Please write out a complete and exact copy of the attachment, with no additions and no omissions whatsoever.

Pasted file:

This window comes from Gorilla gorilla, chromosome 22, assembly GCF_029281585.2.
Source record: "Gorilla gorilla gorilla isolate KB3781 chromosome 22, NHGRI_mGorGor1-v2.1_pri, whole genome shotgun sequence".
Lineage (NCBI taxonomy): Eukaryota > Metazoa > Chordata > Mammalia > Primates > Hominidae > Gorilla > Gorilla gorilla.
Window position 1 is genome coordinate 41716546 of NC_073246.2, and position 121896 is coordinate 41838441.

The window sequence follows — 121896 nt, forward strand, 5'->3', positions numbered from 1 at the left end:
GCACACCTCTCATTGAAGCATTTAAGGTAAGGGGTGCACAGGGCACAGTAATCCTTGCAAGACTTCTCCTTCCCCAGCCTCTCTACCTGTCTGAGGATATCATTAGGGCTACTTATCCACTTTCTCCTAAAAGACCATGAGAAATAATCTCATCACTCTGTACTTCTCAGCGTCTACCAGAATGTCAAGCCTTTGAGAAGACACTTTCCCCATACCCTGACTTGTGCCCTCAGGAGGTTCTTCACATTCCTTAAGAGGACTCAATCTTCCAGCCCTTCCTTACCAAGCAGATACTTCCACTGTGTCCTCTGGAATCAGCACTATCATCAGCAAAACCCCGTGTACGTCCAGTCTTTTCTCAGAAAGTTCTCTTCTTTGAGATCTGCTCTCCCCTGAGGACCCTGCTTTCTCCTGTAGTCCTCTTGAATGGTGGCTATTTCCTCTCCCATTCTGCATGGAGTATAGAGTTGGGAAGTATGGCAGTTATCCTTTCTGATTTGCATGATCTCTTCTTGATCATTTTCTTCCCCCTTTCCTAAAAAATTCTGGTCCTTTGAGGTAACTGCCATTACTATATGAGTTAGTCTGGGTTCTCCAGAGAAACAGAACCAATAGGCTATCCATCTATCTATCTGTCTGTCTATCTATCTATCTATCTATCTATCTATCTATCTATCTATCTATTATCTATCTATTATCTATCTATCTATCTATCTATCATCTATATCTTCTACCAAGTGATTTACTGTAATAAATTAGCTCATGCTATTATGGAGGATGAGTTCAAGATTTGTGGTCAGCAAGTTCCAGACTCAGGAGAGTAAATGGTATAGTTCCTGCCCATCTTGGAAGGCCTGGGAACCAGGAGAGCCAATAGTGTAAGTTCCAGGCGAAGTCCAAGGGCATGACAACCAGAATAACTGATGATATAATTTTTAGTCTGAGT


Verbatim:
This window comes from Gorilla gorilla, chromosome 22, assembly GCF_029281585.2.
Source record: "Gorilla gorilla gorilla isolate KB3781 chromosome 22, NHGRI_mGorGor1-v2.1_pri, whole genome shotgun sequence".
Lineage (NCBI taxonomy): Eukaryota > Metazoa > Chordata > Mammalia > Primates > Hominidae > Gorilla > Gorilla gorilla.
Window position 1 is genome coordinate 41716546 of NC_073246.2, and position 121896 is coordinate 41838441.

The window sequence follows — 121896 nt, forward strand, 5'->3', positions numbered from 1 at the left end:
GCACACCTCTCATTGAAGCATTTAAGGTAAGGGGTGCACAGGGCACAGTAATCCTTGCAAGACTTCTCCTTCCCCAGCCTCTCTACCTGTCTGAGGATATCATTAGGGCTACTTATCCACTTTCTCCTAAAAGACCATGAGAAATAATCTCATCACTCTGTACTTCTCAGCGTCTACCAGAATGTCAAGCCTTTGAGAAGACACTTTCCCCATACCCTGACTTGTGCCCTCAGGAGGTTCTTCACATTCCTTAAGAGGACTCAATCTTCCAGCCCTTCCTTACCAAGCAGATACTTCCACTGTGTCCTCTGGAATCAGCACTATCATCAGCAAAACCCCGTGTACGTCCAGTCTTTTCTCAGAAAGTTCTCTTCTTTGAGATCTGCTCTCCCCTGAGGACCCTGCTTTCTCCTGTAGTCCTCTTGAATGGTGGCTATTTCCTCTCCCATTCTGCATGGAGTATAGAGTTGGGAAGTATGGCAGTTATCCTTTCTGATTTGCATGATCTCTTCTTGATCATTTTCTTCCCCCTTTCCTAAAAAATTCTGGTCCTTTGAGGTAACTGCCATTACTATATGAGTTAGTCTGGGTTCTCCAGAGAAACAGAACCAATAGGCTATCCATCTATCTATCTGTCTGTCTATCTATCTATCTATCTATCTATCTATCTATCTATCTATCTATTATCTATCTATTATCTATCTATCTATCTATCTATCATCTATATCTTCTACCAAGTGATTTACTGTAATAAATTAGCTCATGCTATTATGGAGGATGAGTTCAAGATTTGTGGTCAGCAAGTTCCAGACTCAGGAGAGTAAATGGTATAGTTCCTGCCCATCTTGGAAGGCCTGGGAACCAGGAGAGCCAATAGTGTAAGTTCCAGGCGAAGTCCAAGGGCATGACAACCAGAATAACTGATGATATAATTTTTAGTCTGAGT